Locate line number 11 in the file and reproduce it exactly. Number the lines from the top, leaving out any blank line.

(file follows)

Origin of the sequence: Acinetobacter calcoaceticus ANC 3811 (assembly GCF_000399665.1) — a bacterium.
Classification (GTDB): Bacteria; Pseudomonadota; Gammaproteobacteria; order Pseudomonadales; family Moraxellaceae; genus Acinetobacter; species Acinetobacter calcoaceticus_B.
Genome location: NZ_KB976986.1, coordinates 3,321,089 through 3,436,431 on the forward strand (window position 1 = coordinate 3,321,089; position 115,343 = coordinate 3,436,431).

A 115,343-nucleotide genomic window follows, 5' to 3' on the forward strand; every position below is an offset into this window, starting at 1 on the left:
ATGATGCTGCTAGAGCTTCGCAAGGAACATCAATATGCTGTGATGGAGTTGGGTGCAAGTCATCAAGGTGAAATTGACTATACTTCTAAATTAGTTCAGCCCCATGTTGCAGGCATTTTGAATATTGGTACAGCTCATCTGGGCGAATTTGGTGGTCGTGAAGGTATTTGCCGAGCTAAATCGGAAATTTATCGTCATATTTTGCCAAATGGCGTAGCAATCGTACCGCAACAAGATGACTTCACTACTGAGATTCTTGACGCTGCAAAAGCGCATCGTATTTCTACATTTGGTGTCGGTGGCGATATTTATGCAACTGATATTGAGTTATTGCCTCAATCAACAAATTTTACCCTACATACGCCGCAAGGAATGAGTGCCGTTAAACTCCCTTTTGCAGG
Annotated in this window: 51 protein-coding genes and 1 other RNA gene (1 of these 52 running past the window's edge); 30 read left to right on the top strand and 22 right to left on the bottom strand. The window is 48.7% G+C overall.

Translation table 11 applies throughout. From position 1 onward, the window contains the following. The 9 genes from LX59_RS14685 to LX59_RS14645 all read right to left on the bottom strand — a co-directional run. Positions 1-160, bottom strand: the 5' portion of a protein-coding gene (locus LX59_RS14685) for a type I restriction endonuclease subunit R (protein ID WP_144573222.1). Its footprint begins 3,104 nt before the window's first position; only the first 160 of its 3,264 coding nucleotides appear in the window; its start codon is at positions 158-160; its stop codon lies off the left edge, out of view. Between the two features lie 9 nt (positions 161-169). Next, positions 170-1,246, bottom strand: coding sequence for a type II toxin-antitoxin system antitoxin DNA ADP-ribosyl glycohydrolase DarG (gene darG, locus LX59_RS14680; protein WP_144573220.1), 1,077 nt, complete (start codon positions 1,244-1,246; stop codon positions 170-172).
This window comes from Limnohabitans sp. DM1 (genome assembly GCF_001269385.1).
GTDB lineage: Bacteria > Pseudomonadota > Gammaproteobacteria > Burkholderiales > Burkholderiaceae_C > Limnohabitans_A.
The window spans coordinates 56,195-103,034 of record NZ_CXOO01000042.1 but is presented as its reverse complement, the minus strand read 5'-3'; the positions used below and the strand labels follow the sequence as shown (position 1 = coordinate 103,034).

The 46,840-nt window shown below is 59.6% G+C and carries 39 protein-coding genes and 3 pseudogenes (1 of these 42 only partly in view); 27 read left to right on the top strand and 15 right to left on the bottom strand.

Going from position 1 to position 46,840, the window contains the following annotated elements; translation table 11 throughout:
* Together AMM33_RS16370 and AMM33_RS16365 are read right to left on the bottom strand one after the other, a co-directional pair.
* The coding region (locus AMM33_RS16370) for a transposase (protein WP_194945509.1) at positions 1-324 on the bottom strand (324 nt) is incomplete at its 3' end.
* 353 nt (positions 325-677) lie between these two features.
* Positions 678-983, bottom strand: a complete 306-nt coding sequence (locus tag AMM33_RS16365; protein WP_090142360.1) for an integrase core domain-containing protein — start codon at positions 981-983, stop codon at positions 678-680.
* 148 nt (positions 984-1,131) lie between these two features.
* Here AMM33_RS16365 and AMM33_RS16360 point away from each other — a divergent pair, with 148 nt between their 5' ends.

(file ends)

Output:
The 46,840-nt window shown below is 59.6% G+C and carries 39 protein-coding genes and 3 pseudogenes (1 of these 42 only partly in view); 27 read left to right on the top strand and 15 right to left on the bottom strand.